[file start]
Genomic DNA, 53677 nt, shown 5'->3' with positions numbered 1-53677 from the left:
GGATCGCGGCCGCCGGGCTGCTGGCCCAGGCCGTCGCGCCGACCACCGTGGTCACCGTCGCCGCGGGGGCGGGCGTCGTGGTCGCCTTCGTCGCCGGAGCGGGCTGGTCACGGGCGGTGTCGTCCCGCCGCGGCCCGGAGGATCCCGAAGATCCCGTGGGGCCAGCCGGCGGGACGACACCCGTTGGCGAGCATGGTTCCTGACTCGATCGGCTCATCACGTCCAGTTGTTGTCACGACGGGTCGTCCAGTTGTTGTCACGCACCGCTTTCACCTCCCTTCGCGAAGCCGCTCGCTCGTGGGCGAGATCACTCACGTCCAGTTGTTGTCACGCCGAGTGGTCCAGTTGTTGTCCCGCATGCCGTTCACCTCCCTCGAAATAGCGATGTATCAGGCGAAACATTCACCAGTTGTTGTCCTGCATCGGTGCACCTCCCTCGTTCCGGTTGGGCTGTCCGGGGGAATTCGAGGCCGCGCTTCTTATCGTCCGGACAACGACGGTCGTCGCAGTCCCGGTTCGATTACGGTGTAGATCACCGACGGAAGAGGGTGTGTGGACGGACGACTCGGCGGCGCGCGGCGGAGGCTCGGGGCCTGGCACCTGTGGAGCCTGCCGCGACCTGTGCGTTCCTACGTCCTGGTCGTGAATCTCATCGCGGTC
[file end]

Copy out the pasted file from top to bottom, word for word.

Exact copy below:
Genomic DNA, 53677 nt, shown 5'->3' with positions numbered 1-53677 from the left:
GGATCGCGGCCGCCGGGCTGCTGGCCCAGGCCGTCGCGCCGACCACCGTGGTCACCGTCGCCGCGGGGGCGGGCGTCGTGGTCGCCTTCGTCGCCGGAGCGGGCTGGTCACGGGCGGTGTCGTCCCGCCGCGGCCCGGAGGATCCCGAAGATCCCGTGGGGCCAGCCGGCGGGACGACACCCGTTGGCGAGCATGGTTCCTGACTCGATCGGCTCATCACGTCCAGTTGTTGTCACGACGGGTCGTCCAGTTGTTGTCACGCACCGCTTTCACCTCCCTTCGCGAAGCCGCTCGCTCGTGGGCGAGATCACTCACGTCCAGTTGTTGTCACGCCGAGTGGTCCAGTTGTTGTCCCGCATGCCGTTCACCTCCCTCGAAATAGCGATGTATCAGGCGAAACATTCACCAGTTGTTGTCCTGCATCGGTGCACCTCCCTCGTTCCGGTTGGGCTGTCCGGGGGAATTCGAGGCCGCGCTTCTTATCGTCCGGACAACGACGGTCGTCGCAGTCCCGGTTCGATTACGGTGTAGATCACCGACGGAAGAGGGTGTGTGGACGGACGACTCGGCGGCGCGCGGCGGAGGCTCGGGGCCTGGCACCTGTGGAGCCTGCCGCGACCTGTGCGTTCCTACGTCCTGGTCGTGAATCTCATCGCGGTC